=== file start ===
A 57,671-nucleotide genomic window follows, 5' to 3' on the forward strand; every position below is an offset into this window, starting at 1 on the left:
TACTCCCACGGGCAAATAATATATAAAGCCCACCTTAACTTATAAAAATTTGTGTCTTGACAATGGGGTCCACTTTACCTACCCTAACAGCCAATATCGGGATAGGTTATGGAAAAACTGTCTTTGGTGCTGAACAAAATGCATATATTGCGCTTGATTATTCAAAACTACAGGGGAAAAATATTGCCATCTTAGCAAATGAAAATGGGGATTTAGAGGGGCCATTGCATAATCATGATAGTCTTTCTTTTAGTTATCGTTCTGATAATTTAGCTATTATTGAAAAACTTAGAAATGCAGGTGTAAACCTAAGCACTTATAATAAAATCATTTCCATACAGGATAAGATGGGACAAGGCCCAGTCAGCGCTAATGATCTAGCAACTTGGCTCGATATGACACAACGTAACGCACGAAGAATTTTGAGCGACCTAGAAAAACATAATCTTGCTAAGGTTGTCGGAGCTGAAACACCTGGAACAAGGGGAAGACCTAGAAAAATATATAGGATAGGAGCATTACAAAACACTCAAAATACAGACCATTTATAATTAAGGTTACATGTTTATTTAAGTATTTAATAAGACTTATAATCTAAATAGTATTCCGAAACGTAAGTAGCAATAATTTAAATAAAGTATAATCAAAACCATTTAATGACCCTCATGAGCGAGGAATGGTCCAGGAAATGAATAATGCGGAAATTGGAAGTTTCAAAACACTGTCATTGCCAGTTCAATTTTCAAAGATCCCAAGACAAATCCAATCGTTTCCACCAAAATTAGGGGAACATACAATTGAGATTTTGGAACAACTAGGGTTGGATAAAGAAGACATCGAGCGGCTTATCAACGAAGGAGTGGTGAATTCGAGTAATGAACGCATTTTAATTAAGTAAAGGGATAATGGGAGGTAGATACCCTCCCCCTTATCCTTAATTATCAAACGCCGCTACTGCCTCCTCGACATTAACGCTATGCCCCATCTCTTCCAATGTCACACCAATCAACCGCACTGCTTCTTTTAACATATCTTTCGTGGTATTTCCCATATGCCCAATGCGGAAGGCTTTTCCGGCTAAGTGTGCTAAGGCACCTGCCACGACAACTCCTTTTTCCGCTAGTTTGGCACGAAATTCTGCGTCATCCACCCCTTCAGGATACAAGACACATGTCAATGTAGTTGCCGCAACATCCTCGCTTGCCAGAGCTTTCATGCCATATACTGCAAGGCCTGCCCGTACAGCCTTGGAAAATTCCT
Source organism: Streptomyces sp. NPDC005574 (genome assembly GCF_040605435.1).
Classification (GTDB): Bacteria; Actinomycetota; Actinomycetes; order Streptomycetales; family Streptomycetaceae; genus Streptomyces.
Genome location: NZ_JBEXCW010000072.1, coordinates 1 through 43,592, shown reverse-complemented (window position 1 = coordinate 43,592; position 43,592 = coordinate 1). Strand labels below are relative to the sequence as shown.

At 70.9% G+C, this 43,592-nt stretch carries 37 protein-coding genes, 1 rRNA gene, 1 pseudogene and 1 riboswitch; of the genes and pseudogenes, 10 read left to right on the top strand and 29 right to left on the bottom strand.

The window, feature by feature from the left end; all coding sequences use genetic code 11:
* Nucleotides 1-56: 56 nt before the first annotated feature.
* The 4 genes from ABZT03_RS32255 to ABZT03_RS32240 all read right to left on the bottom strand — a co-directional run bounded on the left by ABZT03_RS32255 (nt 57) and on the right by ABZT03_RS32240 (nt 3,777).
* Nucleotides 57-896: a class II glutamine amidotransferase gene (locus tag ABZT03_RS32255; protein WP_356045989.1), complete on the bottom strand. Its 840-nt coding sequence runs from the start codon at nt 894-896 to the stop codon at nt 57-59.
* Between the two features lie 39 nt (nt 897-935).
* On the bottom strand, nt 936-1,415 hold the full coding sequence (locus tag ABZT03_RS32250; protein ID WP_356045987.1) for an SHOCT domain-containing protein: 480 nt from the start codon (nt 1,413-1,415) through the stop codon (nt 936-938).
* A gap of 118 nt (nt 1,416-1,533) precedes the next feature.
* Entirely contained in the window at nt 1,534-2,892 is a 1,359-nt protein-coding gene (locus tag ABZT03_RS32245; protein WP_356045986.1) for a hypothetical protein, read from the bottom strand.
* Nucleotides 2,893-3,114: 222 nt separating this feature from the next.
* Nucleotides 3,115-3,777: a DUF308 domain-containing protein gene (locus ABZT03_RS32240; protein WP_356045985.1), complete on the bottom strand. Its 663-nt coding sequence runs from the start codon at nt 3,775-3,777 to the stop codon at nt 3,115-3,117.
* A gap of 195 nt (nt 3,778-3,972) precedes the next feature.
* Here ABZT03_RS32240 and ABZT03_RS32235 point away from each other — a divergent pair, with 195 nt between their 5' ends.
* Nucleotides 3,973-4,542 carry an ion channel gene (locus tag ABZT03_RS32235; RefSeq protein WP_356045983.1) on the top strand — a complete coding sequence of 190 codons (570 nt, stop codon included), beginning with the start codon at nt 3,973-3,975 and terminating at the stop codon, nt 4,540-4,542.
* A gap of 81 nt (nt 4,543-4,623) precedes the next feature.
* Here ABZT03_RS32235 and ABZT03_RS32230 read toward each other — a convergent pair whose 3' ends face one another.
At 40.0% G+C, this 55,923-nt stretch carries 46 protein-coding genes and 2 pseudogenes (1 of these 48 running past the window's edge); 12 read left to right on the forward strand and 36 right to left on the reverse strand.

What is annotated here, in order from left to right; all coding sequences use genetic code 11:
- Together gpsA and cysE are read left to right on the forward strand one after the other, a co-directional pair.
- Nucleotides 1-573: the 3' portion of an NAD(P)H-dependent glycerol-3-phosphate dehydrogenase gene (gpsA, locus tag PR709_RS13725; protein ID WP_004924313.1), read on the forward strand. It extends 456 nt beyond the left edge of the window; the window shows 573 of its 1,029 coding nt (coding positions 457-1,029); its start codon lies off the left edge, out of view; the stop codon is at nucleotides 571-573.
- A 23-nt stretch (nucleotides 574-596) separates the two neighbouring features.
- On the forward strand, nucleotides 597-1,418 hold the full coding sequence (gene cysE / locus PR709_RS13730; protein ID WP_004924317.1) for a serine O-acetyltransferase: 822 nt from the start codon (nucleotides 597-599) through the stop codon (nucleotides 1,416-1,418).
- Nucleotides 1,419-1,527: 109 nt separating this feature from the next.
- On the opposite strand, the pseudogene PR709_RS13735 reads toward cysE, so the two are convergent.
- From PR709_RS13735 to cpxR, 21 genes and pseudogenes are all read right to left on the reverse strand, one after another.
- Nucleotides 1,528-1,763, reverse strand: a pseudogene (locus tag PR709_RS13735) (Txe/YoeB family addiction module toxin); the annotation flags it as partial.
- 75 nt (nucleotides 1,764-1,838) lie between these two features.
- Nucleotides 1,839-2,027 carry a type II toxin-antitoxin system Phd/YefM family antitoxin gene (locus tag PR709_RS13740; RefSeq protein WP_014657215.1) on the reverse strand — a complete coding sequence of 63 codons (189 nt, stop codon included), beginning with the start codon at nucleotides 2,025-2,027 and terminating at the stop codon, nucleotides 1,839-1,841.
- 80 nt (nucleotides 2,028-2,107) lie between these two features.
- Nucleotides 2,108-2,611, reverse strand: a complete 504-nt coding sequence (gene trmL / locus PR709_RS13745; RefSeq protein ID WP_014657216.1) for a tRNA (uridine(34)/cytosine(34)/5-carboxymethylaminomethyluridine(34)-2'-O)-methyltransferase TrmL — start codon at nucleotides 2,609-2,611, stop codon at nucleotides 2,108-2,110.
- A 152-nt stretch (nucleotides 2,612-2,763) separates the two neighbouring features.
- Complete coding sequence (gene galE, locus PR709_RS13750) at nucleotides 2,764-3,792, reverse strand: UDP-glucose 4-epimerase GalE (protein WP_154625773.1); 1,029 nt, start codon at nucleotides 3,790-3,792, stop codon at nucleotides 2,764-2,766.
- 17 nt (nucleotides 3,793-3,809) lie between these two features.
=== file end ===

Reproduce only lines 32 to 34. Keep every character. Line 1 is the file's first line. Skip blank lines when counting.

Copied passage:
- 75 nt (nucleotides 1,764-1,838) lie between these two features.
- Nucleotides 1,839-2,027 carry a type II toxin-antitoxin system Phd/YefM family antitoxin gene (locus tag PR709_RS13740; RefSeq protein WP_014657215.1) on the reverse strand — a complete coding sequence of 63 codons (189 nt, stop codon included), beginning with the start codon at nucleotides 2,025-2,027 and terminating at the stop codon, nucleotides 1,839-1,841.
- 80 nt (nucleotides 2,028-2,107) lie between these two features.